The threat of a coronavirus pandemic is “very real,” World Health Organization (WHO) Director-General Tedros Adhanom Ghebreyesus said Monday.
But he projected some optimism, arguing it would be the “first pandemic in history that could be controlled.”
There are more than 100,000 reported cases of COVID-19, the disease caused by the coronavirus, in 100 countries, according to WHO.
Still, Tedros said, it is an “uneven epidemic at the global level” because 93 percent of cases are from four countries. WHO guidelines define a pandemic as a worldwide spread of a new disease.
He said there are still things countries can do to slow down the virus and prevent infections.
“We are not at the mercy of this virus,” Tedros said.
Countries should continue finding and testing cases, isolating patients and following their contacts to stop the disease from spreading globally.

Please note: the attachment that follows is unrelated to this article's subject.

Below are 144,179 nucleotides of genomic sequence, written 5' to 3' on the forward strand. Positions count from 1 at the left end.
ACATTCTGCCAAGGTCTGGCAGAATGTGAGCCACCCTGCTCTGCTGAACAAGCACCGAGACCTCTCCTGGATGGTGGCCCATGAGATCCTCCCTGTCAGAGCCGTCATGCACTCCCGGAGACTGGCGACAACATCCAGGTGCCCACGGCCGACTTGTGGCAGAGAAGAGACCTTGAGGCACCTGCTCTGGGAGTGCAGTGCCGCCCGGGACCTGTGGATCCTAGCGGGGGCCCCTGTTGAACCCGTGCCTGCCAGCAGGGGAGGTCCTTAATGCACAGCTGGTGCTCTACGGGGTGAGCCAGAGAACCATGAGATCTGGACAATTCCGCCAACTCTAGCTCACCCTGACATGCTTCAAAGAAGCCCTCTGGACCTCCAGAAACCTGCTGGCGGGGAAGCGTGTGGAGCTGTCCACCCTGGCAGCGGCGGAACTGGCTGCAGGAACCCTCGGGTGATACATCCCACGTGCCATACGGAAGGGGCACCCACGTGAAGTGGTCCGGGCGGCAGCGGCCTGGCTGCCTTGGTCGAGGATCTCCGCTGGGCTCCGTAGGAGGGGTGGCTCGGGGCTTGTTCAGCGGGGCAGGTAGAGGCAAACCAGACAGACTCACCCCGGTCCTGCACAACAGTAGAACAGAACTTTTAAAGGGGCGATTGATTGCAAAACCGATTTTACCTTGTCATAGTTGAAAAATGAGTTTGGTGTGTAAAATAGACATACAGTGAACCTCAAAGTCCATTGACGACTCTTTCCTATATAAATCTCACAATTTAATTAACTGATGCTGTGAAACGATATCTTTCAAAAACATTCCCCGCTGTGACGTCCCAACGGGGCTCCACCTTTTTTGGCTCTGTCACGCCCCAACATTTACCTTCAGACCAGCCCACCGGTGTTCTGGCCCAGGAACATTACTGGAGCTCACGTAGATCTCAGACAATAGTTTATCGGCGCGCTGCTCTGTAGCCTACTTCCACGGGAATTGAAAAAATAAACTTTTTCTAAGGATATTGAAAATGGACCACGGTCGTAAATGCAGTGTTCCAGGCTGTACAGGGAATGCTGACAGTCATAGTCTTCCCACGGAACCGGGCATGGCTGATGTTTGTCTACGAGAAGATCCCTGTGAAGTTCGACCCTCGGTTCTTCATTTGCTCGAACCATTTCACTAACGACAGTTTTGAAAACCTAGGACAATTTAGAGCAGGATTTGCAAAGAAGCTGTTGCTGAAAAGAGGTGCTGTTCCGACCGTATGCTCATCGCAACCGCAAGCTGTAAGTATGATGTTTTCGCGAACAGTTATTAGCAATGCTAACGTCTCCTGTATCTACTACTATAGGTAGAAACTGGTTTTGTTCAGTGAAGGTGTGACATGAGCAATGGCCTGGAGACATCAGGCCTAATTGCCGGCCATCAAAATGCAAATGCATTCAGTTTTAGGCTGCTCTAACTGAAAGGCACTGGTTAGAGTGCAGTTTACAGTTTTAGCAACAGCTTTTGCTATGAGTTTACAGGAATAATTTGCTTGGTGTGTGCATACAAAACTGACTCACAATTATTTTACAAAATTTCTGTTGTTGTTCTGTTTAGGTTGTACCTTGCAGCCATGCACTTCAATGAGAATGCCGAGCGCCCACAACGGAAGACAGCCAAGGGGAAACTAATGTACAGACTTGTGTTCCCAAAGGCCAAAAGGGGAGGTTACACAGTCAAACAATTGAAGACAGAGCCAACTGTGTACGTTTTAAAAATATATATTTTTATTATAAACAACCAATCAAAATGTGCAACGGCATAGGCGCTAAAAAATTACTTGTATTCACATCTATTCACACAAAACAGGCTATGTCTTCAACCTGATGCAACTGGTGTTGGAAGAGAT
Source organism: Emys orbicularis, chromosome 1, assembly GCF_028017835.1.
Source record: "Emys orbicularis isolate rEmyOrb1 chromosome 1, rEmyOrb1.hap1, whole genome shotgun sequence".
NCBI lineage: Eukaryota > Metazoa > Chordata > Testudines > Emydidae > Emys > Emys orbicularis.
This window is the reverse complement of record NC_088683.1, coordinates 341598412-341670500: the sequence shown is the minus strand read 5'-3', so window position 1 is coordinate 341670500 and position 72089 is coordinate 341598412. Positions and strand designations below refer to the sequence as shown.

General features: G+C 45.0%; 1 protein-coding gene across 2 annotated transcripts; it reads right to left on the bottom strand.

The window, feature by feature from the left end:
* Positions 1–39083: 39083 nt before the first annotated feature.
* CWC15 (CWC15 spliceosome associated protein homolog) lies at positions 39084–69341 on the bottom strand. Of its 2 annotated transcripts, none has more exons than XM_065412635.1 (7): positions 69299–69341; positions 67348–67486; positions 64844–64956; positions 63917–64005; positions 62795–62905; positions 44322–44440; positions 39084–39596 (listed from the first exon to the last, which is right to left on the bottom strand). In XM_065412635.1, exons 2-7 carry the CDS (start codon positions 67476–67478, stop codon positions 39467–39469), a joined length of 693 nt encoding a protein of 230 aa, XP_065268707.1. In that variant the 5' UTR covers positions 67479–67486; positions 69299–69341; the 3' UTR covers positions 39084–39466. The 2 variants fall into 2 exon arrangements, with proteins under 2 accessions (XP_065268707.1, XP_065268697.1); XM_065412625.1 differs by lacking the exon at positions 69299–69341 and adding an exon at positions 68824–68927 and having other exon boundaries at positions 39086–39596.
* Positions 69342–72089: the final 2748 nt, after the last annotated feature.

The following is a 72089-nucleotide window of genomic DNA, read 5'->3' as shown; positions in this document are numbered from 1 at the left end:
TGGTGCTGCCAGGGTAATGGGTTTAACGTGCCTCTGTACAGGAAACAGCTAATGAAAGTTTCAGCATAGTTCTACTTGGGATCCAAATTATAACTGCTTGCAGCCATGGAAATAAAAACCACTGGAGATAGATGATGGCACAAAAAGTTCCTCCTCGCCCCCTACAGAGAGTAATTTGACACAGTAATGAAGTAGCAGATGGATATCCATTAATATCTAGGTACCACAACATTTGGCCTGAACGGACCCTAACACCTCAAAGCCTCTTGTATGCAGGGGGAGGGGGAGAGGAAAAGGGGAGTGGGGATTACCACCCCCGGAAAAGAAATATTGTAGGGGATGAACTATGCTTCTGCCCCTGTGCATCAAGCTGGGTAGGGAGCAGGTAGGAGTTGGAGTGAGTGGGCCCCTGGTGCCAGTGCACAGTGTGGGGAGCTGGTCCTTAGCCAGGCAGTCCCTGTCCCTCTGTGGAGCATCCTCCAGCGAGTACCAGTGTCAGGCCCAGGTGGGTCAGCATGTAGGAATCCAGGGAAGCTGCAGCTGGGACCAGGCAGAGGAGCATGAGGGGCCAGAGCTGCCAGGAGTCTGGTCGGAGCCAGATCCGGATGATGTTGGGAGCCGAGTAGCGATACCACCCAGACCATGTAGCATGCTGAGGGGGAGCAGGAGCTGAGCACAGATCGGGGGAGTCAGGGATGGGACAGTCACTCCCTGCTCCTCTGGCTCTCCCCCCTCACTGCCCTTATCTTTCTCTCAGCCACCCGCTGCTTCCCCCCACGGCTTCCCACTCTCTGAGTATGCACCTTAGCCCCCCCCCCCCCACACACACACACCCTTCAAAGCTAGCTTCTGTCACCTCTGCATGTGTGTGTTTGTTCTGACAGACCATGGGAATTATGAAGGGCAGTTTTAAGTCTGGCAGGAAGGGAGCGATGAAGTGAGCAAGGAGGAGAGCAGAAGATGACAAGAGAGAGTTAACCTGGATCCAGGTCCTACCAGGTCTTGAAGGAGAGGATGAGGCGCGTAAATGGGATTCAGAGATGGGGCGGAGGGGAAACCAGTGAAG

The U.S. response has been plagued by testing delays, with the Centers for Disease Control and Prevention (CDC) only testing about 1,500 since the first cases were identified here in January. The CDC now says public health labs have the capacity to run 75,000 tests.
Meanwhile, a private manufacturer expects to ship about 2 million tests to commercial labs by Monday, and testing of suspected cases is expected to pick up in the coming days and weeks.
There are more than 603 confirmed cases of the virus in the U.S., including outbreaks in Washington and California, according to an online tracker by Johns Hopkins University.
Countries with community transmission could consider closing schools and canceling mass gatherings, Tedros said. Some school districts and universities in the U.S. have canceled classes or moved to an online format.
Most countries have sporadic cases or "defined clusters," he said.
"As long as that’s the case, those countries have the opportunity to break the chains of transmission, prevent community transmission and reduce the burden on their health systems," he said.